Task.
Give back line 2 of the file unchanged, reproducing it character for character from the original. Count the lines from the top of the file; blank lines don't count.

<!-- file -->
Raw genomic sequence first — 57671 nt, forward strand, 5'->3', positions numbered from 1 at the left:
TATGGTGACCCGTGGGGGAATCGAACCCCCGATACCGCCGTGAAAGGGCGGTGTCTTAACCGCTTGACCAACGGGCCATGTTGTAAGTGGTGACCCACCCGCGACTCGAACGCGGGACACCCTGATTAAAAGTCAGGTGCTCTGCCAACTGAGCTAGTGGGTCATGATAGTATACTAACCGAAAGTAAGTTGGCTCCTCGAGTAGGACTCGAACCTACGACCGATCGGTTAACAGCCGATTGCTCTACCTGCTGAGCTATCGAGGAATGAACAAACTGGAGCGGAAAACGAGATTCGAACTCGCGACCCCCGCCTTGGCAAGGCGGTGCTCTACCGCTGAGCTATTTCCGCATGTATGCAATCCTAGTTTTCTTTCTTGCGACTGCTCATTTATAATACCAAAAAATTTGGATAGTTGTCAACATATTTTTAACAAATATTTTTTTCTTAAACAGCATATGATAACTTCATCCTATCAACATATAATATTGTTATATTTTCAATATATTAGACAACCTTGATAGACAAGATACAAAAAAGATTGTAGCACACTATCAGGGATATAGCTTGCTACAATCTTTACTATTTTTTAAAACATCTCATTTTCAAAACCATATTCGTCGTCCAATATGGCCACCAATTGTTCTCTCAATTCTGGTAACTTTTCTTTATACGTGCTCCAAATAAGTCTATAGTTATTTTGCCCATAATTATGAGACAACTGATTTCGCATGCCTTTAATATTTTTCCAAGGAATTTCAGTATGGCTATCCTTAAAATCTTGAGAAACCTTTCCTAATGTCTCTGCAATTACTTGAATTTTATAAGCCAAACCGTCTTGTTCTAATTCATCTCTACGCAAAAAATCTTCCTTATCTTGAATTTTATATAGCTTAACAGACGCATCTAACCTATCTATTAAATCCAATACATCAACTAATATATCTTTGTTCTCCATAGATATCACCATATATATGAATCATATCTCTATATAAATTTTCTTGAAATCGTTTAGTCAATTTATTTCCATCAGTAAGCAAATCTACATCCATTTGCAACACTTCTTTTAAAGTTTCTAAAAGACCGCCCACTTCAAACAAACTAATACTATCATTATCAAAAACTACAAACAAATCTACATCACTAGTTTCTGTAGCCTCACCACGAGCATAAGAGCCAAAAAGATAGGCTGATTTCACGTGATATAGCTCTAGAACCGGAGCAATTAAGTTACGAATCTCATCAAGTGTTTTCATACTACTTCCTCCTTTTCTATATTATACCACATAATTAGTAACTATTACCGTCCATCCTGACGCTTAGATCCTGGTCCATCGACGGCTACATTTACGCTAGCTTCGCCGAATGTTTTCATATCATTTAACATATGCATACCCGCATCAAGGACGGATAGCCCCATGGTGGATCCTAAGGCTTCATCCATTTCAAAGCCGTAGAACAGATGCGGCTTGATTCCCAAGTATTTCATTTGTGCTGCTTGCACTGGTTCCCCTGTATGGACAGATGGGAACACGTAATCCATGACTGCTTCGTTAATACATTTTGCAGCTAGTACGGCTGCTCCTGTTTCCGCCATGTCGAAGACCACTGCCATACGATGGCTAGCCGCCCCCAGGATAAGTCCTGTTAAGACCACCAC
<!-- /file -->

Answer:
TATGGTGACCCGTGGGGGAATCGAACCCCCGATACCGCCGTGAAAGGGCGGTGTCTTAACCGCTTGACCAACGGGCCATGTTGTAAGTGGTGACCCACCCGCGACTCGAACGCGGGACACCCTGATTAAAAGTCAGGTGCTCTGCCAACTGAGCTAGTGGGTCATGATAGTATACTAACCGAAAGTAAGTTGGCTCCTCGAGTAGGACTCGAACCTACGACCGATCGGTTAACAGCCGATTGCTCTACCTGCTGAGCTATCGAGGAATGAACAAACTGGAGCGGAAAACGAGATTCGAACTCGCGACCCCCGCCTTGGCAAGGCGGTGCTCTACCGCTGAGCTATTTCCGCATGTATGCAATCCTAGTTTTCTTTCTTGCGACTGCTCATTTATAATACCAAAAAATTTGGATAGTTGTCAACATATTTTTAACAAATATTTTTTTCTTAAACAGCATATGATAACTTCATCCTATCAACATATAATATTGTTATATTTTCAATATATTAGACAACCTTGATAGACAAGATACAAAAAAGATTGTAGCACACTATCAGGGATATAGCTTGCTACAATCTTTACTATTTTTTAAAACATCTCATTTTCAAAACCATATTCGTCGTCCAATATGGCCACCAATTGTTCTCTCAATTCTGGTAACTTTTCTTTATACGTGCTCCAAATAAGTCTATAGTTATTTTGCCCATAATTATGAGACAACTGATTTCGCATGCCTTTAATATTTTTCCAAGGAATTTCAGTATGGCTATCCTTAAAATCTTGAGAAACCTTTCCTAATGTCTCTGCAATTACTTGAATTTTATAAGCCAAACCGTCTTGTTCTAATTCATCTCTACGCAAAAAATCTTCCTTATCTTGAATTTTATATAGCTTAACAGACGCATCTAACCTATCTATTAAATCCAATACATCAACTAATATATCTTTGTTCTCCATAGATATCACCATATATATGAATCATATCTCTATATAAATTTTCTTGAAATCGTTTAGTCAATTTATTTCCATCAGTAAGCAAATCTACATCCATTTGCAACACTTCTTTTAAAGTTTCTAAAAGACCGCCCACTTCAAACAAACTAATACTATCATTATCAAAAACTACAAACAAATCTACATCACTAGTTTCTGTAGCCTCACCACGAGCATAAGAGCCAAAAAGATAGGCTGATTTCACGTGATATAGCTCTAGAACCGGAGCAATTAAGTTACGAATCTCATCAAGTGTTTTCATACTACTTCCTCCTTTTCTATATTATACCACATAATTAGTAACTATTACCGTCCATCCTGACGCTTAGATCCTGGTCCATCGACGGCTACATTTACGCTAGCTTCGCCGAATGTTTTCATATCATTTAACATATGCATACCCGCATCAAGGACGGATAGCCCCATGGTGGATCCTAAGGCTTCATCCATTTCAAAGCCGTAGAACAGATGCGGCTTGATTCCCAAGTATTTCATTTGTGCTGCTTGCACTGGTTCCCCTGTATGGACAGATGGGAACACGTAATCCATGACTGCTTCGTTAATACATTTTGCAGCTAGTACGGCTGCTCCTGTTTCCGCCATGTCGAAGACCACTGCCATACGATGGCTAGCCGCCCCCAGGATAAGTCCTGTTAAGACCACCAC